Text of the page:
A rising tide of money to lift all shares…and one ASX ETF to buy today

Governments are pulling out all the stops to rescue their economies, and share markets could be the big winners, including this ASX ETF.

| More on:
ASX shares and ETF representing by paper boat made from one hundred dollar note floating on sea containing covid bugs

Image source: Getty Images

Former United States President, John F. Kennedy, I’m told, coined the phrase, “A rising tide lifts all boats.”

The idea is that when a country’s economy is doing well, everyone benefits.

A quick look around the world today reveals very few nations in which the economy is performing well. Even countries like China that is still managing to post GDP growth is growing at a far slower pace than before the pandemic struck.

It was this realisation that panicked investors back in late February. Panic which saw the S&P/ASX 200 Index (ASX: XJO) plummet 36.5% from 20 February through to 23 March.

It was the same story in all the major global indexes. Technology shares proved equally susceptible. Over the same time frame, the tech-heavy Nasdaq Composite (NASDAQ: .IXIC) fell 29.5%.

Then came the first waves of central bank and government stimulus, trillions of dollars’ worth even as interest rates were slashed to rock bottom levels.

And, lo and behold, the rising tide of money lifted all shares.

All shares are not created equal

Well, not all shares lifted. To stretch the analogy, some companies are like leaky hulls, and the tide rose without them.

But the vast majority of shares surged on the flood of easy money.

The ASX 200 gained 35.7% from 23 March to 19 August. It’s down 3.2% since then.

With tech shares shining in the global shift to working, shopping and socialising from home, the Nasdaq’s moves were even more impressive. The Nasdaq gained 75.7% from 23 March through to 2 September. It’s down 11.5% from that all-time high.

Why shares are poised for a fresh run higher

Shares have been slipping over the past weeks largely based on fears that monetary and fiscal stimulus could fade before the virus is under control and companies can again stand on their own free market feet.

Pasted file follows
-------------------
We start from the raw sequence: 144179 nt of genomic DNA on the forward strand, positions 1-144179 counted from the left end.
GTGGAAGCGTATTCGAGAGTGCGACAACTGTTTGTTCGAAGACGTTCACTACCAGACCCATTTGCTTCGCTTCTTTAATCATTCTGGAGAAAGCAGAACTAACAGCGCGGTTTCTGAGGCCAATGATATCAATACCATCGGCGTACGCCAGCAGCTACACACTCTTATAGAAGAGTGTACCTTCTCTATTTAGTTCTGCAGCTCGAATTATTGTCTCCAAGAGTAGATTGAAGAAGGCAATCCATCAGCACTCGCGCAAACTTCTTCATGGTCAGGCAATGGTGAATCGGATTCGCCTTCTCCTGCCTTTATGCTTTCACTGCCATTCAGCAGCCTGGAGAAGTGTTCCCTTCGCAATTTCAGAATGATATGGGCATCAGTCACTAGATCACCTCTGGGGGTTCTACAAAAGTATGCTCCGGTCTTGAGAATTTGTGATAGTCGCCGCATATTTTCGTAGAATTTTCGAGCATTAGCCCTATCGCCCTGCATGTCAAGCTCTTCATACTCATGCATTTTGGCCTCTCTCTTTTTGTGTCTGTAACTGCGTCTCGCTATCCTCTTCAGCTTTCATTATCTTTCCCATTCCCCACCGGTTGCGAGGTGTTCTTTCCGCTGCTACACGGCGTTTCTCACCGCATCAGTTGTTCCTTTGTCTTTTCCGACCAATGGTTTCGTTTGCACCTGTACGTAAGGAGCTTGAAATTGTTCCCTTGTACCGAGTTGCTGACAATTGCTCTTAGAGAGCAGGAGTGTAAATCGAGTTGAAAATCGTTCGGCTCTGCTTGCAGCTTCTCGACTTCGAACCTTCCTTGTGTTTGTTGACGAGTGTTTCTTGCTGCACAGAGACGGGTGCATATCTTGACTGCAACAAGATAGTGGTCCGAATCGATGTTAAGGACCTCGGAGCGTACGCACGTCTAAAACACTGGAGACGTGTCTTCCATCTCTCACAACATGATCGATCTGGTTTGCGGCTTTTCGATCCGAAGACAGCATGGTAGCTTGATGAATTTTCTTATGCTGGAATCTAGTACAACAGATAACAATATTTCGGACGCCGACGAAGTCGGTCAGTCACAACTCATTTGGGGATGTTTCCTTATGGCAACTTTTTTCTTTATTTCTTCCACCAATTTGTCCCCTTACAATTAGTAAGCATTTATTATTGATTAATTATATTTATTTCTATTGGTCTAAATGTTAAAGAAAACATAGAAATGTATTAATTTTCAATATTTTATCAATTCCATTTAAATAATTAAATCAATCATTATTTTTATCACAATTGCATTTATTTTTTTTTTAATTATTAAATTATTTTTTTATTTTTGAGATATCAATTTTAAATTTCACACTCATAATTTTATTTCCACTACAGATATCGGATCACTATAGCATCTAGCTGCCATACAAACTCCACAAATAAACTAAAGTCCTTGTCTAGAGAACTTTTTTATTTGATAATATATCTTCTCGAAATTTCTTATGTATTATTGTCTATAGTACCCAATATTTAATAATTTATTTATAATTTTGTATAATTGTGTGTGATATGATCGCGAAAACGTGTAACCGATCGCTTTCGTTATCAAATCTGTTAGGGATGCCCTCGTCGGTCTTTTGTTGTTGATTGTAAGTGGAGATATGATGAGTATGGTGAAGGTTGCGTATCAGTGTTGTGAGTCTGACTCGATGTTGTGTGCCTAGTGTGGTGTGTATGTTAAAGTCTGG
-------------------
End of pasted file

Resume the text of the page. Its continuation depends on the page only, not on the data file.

To give you some idea of just how sensitive share prices have become to stimulus measures, let’s have another look at the Nasdaq.

Yesterday, overnight Aussie time, the Nasdaq finished the day up 0.4%. Not bad. But at 2pm New York time, the index had been up 2.3% before dropping 1.4% in the final hours of the trading day.

Why the early surge and late afternoon selloff?

Hopes and fears over if, when, and how big the next US government stimulus package will be.

Investors piled into shares after hearing that Nancy Pelosi, the Democratic House Speaker, and Treasury Secretary, Steven Mnuchin, were both amenable to fresh negotiations on the stalled stimulus measures.

Investors headed for the exit just hours later when news leaked that the Democrats are still pushing a US$2.4 trillion (AU$3.4 trillion) package which Republicans are unlikely to accept.

While there are no guarantees, it’s almost unimaginable that the two sides won’t reach an agreement sooner rather than later to buoy the US economy and share markets. President Donald Trump has already bridged the gap, saying he’d accept a US$1.5 trillion proposal.


While the US is working through its partisan issues, new stimulus measures are being unveiled on a daily basis across the world.

In the United Kingdom, which is looking at six months of new viral lockdowns, the Australian Financial Review (AFR) reports:

Britain has launched a “radical intervention” to head off a looming surge in unemployment…

Late on Thursday (AEST), Mr Sunak unveiled a six-month “Winter Economic Plan” – replacing the budget – which centred on a scheme to part-bankroll the wage bills of all small and medium-sized enterprises (SMEs), and also of any bigger companies who could prove they’d taken a COVID-19 hit.

He also pushed out the repayment terms and deadlines for billions of pounds of government loans, loan guarantees and tax deferrals, keeping the fiscal lifeline open for at least the next six months.

The Australian government is also spending big to support the economy. From the AFR:

The federal budget will remain in deficit for the foreseeable future and the government will not focus on a return to surplus and stabilising debt until the unemployment rate is “comfortably” below 6 per cent, Treasurer Josh Frydenberg says.

The budget to be released on October 6 is expected to forecast gross debt to exceed 45 per cent of GDP, pushing it close to or over $1 trillion…